Zebrafish are showing the way to new insights in cancer research.
By Jef Akst | April 2, 2013
Ventral view of a Tau transgenic zebrafish stained for the neuronal protein tubulin (in green), human Tau (in red), and disease-modified human Tau (in blue)
IMAGE COURTESY OF DOMINIK PAQUET, THE ROCKEFELLER UNIVERSITY
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By Jenny Rood
Zebrafish and other vertebrates have the enzymatic machinery to synthesize gadusol, an ultraviolet light-absorbing compound.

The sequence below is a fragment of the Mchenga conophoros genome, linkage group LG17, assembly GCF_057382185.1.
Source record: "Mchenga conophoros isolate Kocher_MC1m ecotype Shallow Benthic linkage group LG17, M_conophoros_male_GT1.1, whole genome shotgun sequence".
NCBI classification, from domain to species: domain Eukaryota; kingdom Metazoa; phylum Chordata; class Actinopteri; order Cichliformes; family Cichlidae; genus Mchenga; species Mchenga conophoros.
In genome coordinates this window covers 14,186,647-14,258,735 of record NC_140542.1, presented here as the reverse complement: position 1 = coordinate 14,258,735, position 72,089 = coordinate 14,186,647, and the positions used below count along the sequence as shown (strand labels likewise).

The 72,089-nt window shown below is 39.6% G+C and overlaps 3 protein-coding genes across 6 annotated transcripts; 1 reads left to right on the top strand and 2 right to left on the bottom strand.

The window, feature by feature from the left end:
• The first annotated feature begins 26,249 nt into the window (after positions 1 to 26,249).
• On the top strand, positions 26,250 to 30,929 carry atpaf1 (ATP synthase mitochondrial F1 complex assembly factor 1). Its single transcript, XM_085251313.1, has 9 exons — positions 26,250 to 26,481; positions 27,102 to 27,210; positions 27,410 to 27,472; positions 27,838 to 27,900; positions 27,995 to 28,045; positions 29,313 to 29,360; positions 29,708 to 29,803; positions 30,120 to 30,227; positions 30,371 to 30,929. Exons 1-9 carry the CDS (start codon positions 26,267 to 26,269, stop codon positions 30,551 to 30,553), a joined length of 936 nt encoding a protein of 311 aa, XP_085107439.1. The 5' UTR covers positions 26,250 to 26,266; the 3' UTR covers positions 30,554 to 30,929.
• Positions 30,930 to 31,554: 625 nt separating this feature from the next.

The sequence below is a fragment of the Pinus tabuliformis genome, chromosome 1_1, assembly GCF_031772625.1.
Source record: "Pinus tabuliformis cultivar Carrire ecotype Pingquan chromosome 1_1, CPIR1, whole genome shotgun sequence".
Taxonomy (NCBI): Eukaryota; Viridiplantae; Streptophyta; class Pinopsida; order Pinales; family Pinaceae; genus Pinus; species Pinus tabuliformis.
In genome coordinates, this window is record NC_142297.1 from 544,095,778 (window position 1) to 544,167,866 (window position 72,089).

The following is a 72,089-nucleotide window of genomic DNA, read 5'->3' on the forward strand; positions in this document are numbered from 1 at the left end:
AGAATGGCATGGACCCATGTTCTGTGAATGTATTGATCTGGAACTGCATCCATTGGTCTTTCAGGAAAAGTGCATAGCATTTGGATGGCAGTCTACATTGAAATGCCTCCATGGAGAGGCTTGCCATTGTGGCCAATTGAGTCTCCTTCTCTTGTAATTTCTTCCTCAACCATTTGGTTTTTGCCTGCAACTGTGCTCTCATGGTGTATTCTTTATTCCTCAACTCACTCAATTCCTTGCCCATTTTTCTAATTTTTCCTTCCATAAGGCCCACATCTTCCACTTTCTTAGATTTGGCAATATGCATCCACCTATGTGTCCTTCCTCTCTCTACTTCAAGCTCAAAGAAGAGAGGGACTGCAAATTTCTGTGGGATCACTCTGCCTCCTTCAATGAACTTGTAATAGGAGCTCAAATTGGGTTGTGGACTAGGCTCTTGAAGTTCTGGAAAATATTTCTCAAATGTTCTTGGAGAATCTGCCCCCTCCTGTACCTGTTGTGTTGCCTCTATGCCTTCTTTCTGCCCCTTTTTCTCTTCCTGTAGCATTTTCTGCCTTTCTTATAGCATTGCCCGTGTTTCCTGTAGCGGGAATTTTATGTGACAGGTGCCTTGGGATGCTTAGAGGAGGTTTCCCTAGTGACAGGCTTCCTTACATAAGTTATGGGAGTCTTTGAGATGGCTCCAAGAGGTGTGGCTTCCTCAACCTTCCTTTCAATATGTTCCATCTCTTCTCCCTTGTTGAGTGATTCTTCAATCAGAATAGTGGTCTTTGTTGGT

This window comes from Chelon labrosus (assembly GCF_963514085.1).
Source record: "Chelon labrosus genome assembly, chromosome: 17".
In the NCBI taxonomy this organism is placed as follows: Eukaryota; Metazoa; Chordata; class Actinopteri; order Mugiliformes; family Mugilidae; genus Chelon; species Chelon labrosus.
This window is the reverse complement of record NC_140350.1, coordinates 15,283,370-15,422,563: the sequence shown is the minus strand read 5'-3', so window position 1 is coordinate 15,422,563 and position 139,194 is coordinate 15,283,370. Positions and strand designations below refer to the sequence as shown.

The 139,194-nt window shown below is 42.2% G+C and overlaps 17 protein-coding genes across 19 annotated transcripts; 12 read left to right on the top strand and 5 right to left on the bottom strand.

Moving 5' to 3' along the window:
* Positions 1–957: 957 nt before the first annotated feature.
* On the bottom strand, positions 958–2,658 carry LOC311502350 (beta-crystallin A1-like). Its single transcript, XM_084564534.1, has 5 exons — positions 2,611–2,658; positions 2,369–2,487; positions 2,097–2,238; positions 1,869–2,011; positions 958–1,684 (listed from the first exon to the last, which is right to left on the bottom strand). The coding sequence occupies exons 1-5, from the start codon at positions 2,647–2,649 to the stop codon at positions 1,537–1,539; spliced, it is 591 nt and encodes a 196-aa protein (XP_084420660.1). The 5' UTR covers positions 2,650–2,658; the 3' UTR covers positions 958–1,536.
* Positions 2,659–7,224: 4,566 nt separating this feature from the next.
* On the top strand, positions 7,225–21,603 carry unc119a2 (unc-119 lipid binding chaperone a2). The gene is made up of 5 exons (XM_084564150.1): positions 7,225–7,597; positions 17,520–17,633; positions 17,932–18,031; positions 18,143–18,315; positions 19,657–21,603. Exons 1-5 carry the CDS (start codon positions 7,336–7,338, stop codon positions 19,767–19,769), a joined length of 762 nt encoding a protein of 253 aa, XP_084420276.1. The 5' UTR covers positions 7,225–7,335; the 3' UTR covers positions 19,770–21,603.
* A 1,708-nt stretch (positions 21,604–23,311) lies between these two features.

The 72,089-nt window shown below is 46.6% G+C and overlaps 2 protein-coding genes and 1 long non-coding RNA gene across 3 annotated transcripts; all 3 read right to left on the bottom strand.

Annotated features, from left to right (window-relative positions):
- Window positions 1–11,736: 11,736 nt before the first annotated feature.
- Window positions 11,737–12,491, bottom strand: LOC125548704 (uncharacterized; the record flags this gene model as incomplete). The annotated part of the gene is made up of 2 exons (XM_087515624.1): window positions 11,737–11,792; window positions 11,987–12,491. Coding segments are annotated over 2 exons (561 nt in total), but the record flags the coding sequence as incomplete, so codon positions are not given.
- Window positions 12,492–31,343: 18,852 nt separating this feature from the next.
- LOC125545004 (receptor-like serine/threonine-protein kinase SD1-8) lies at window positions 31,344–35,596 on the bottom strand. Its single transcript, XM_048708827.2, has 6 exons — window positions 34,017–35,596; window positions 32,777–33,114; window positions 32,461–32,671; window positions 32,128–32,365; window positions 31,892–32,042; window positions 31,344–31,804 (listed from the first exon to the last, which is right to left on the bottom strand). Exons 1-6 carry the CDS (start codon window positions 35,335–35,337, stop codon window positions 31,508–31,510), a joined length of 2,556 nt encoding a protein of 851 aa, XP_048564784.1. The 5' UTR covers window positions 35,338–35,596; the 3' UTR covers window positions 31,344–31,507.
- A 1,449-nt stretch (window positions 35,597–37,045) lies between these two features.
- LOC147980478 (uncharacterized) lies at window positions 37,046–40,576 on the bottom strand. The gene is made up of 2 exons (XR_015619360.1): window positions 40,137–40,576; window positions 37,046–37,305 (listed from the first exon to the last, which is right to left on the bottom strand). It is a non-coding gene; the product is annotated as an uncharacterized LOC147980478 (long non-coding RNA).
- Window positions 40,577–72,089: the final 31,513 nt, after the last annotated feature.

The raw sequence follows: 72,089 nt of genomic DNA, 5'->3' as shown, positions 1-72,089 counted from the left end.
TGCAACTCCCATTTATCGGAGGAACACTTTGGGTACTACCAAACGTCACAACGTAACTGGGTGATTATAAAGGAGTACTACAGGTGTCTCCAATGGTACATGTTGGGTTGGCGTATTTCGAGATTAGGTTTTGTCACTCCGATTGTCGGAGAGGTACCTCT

By Kerry Grens
Hot topics in cancer research from the annual meeting of the American Association for Cancer Research
By Tracy Vence
Exposure to bisphenol A or its alternative, bisphenol S, reduces the generation of new neurons in the embryonic animal’s hypothalamus, according to a small study.
Kepler-452b revolves around a sun much like our own.
Multiple consecutive adenosine nucleotides can cause protein translation machinery to stall on messenger RNAs.
Researchers discover an unprecedented paleontological relic that may just rewrite the book on snake evolution.
Putting the microbiome front and center in health care, in preventive strategies, and in health-risk assessments could stem the epidemic of noncommunicable diseases.
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